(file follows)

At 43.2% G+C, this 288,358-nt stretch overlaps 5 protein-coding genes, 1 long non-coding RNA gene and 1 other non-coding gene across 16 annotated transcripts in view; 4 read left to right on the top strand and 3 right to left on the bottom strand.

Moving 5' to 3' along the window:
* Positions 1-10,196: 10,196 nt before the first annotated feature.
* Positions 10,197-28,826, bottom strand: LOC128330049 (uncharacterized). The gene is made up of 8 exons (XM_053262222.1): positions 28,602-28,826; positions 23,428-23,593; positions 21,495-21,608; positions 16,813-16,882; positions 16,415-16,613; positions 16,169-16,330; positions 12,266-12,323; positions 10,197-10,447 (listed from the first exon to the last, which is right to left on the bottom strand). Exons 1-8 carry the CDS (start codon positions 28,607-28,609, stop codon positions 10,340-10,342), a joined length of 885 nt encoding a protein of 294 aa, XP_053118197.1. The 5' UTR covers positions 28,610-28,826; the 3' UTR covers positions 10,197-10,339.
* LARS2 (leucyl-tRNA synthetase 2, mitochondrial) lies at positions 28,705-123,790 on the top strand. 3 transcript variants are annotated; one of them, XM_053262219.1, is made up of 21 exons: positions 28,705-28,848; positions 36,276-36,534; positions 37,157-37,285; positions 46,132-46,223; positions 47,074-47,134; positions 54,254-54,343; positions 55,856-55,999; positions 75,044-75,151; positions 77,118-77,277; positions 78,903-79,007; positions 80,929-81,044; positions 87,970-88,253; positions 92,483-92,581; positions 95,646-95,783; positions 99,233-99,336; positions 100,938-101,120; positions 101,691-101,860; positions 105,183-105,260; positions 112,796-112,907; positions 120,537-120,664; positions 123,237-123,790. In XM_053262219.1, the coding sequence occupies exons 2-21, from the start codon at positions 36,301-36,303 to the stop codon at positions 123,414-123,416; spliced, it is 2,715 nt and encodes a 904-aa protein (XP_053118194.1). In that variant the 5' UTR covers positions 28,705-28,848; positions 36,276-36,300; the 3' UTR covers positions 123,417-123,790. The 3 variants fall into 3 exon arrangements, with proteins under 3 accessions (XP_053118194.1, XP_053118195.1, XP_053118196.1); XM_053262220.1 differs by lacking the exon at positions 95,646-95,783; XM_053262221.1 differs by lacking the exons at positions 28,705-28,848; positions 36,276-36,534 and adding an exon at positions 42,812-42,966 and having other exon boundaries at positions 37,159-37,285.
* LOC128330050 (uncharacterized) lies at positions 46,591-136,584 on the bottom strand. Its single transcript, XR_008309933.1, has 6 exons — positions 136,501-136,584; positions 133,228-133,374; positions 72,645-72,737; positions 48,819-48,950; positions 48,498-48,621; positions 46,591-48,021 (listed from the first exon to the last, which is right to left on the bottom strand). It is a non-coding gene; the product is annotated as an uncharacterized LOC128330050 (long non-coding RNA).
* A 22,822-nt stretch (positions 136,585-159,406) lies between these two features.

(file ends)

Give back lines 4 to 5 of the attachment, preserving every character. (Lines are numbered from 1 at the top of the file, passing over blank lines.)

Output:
* Positions 10,197-28,826, bottom strand: LOC128330049 (uncharacterized). The gene is made up of 8 exons (XM_053262222.1): positions 28,602-28,826; positions 23,428-23,593; positions 21,495-21,608; positions 16,813-16,882; positions 16,415-16,613; positions 16,169-16,330; positions 12,266-12,323; positions 10,197-10,447 (listed from the first exon to the last, which is right to left on the bottom strand). Exons 1-8 carry the CDS (start codon positions 28,607-28,609, stop codon positions 10,340-10,342), a joined length of 885 nt encoding a protein of 294 aa, XP_053118197.1. The 5' UTR covers positions 28,610-28,826; the 3' UTR covers positions 10,197-10,339.
* LARS2 (leucyl-tRNA synthetase 2, mitochondrial) lies at positions 28,705-123,790 on the top strand. 3 transcript variants are annotated; one of them, XM_053262219.1, is made up of 21 exons: positions 28,705-28,848; positions 36,276-36,534; positions 37,157-37,285; positions 46,132-46,223; positions 47,074-47,134; positions 54,254-54,343; positions 55,856-55,999; positions 75,044-75,151; positions 77,118-77,277; positions 78,903-79,007; positions 80,929-81,044; positions 87,970-88,253; positions 92,483-92,581; positions 95,646-95,783; positions 99,233-99,336; positions 100,938-101,120; positions 101,691-101,860; positions 105,183-105,260; positions 112,796-112,907; positions 120,537-120,664; positions 123,237-123,790. In XM_053262219.1, the coding sequence occupies exons 2-21, from the start codon at positions 36,301-36,303 to the stop codon at positions 123,414-123,416; spliced, it is 2,715 nt and encodes a 904-aa protein (XP_053118194.1). In that variant the 5' UTR covers positions 28,705-28,848; positions 36,276-36,300; the 3' UTR covers positions 123,417-123,790. The 3 variants fall into 3 exon arrangements, with proteins under 3 accessions (XP_053118194.1, XP_053118195.1, XP_053118196.1); XM_053262220.1 differs by lacking the exon at positions 95,646-95,783; XM_053262221.1 differs by lacking the exons at positions 28,705-28,848; positions 36,276-36,534 and adding an exon at positions 42,812-42,966 and having other exon boundaries at positions 37,159-37,285.